Expect to hear more from Lynch now

RENTON, Wash. -- Expect to hear more comments now from Seattle running back Marshawn Lynch as long as the Seahawks are in the playoffs. Big brother taking $50,000 out of your pocket tends to change a man’s perspective.

The NFL fined Lynch the five-figure sum last week for his refusal to talk to the media all season, which is why he held a 1-minute, 23-second question-and-answer session with reporters after practice Friday.

The fine also was a warning from the NFL office, letting Lynch know that his silence will not be tolerated in the playoffs.

Personally, I have no problem with Lynch’s silence. For whatever reason, he doesn’t like talking to reporters. However, Lynch usually is friendly and polite in the locker room. He often plays his favorite tunes, quite loudly, at his locker while he laughs and jokes with teammates.

If a reporter asks him a question, he simply answers that he doesn’t have anything to say.

But agree or disagree, rules are rules and every player knows them going into the season. The NFL requires its players to speak to the media on a regular basis.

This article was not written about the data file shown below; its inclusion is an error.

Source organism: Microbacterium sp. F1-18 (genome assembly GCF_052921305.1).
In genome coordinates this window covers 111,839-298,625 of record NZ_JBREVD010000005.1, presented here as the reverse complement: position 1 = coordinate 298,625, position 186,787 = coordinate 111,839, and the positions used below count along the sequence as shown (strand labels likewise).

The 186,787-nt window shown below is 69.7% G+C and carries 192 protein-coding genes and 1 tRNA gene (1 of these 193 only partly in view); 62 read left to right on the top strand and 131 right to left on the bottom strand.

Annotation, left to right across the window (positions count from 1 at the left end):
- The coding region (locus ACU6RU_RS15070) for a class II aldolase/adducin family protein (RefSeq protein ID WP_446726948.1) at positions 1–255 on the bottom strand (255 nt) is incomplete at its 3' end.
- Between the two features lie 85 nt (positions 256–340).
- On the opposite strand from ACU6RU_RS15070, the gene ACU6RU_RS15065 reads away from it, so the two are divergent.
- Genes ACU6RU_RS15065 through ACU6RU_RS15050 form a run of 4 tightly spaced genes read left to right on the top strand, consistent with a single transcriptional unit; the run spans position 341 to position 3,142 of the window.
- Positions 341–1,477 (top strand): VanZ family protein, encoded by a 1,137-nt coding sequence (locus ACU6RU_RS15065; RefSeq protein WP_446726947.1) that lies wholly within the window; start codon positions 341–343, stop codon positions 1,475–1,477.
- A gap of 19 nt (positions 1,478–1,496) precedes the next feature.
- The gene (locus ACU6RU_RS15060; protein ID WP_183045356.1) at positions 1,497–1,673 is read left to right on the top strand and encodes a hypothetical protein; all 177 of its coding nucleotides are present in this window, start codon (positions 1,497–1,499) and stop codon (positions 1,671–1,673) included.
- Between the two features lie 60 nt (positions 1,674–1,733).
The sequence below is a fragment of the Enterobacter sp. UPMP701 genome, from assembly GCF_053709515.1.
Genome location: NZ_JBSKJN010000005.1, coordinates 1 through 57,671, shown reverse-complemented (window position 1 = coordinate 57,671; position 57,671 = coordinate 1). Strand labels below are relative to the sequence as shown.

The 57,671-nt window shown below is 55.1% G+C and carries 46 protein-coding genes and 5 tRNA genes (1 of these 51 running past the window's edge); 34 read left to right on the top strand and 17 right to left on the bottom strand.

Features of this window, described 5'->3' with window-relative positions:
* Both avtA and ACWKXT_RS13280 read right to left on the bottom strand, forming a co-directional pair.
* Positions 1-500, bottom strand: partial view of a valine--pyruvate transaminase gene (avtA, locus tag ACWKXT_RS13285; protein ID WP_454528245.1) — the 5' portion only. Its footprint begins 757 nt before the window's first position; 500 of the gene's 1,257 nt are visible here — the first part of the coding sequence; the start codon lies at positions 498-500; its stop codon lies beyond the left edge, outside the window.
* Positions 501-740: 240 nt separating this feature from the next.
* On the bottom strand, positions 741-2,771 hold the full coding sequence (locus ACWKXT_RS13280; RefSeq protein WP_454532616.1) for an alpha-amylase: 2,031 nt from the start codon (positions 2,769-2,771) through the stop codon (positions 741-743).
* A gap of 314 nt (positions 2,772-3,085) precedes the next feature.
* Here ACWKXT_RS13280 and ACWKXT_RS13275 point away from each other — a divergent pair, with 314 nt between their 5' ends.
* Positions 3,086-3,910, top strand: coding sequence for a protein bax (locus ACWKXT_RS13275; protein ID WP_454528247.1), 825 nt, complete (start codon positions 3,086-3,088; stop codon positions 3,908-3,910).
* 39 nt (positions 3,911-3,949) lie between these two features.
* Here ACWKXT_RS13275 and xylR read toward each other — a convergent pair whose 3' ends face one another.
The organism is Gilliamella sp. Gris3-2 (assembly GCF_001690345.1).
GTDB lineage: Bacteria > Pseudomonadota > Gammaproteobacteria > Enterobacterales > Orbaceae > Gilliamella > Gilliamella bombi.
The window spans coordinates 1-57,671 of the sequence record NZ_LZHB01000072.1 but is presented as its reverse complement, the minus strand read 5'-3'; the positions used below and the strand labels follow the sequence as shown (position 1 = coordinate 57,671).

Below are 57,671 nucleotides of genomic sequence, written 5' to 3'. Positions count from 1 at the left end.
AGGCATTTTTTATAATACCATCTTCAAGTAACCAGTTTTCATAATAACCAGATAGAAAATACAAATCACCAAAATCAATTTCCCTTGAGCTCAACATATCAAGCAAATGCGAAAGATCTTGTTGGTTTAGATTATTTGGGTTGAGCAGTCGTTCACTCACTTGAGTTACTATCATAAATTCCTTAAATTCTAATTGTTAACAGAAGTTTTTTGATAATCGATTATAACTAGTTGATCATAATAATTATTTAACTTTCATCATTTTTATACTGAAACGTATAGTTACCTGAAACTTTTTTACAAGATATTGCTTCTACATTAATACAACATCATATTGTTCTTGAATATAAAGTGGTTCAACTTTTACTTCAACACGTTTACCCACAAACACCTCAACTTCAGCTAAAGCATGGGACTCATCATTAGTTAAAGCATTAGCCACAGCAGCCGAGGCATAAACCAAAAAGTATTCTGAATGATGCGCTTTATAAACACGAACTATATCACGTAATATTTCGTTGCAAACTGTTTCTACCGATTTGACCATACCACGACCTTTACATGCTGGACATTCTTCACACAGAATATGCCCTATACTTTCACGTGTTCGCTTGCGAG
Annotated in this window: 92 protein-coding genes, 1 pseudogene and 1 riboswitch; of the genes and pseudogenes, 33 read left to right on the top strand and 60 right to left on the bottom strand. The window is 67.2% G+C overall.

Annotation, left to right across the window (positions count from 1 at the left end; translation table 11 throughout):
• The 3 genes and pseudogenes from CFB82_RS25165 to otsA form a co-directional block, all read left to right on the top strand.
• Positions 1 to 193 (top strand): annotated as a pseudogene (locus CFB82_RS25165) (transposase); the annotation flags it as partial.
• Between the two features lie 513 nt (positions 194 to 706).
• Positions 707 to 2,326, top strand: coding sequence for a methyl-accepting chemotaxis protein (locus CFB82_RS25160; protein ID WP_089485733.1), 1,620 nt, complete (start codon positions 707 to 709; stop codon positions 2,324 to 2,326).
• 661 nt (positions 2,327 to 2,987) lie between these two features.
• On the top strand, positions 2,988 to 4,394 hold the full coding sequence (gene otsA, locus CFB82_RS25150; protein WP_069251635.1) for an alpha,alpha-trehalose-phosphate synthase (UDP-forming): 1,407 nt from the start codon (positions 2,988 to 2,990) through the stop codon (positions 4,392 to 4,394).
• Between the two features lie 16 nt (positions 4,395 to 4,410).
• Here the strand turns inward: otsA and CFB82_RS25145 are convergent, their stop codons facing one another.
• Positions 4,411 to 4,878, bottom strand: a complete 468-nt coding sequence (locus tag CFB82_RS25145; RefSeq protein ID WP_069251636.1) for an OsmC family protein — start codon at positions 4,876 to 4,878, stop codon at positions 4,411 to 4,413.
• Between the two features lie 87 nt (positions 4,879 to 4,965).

That doesn’t mean a player has to answer questions every day. Seahawks quarterback Russell Wilson talks to reporters in a group session once a week at the team facility and after each game.

The NFL is all about publicity and positive image. NFL executives won’t allow one of the best players on a team starting a playoff run, and possibly a Super Bowl appearance, to go into it with a no-comment policy.

For example, let’s assume Lynch won the MVP Award in the Super Bowl, not an outrageous assumption. Hundreds of reporters would be waiting to hear what he had to say about his performance and the game in general.

The NFL has no intention of allowing that player to go silent on the biggest day of the season. And this situation didn’t come as a surprise to Lynch. He’s been warned all season that he needed to start speaking to reporters, occasionally, or he would be fined.

So the end result is this: Lynch likely will continue to talk to reporters, begrudgingly maybe, as long as the Seahawks are in the playoffs. Not fun for him, but there are worse fates in life.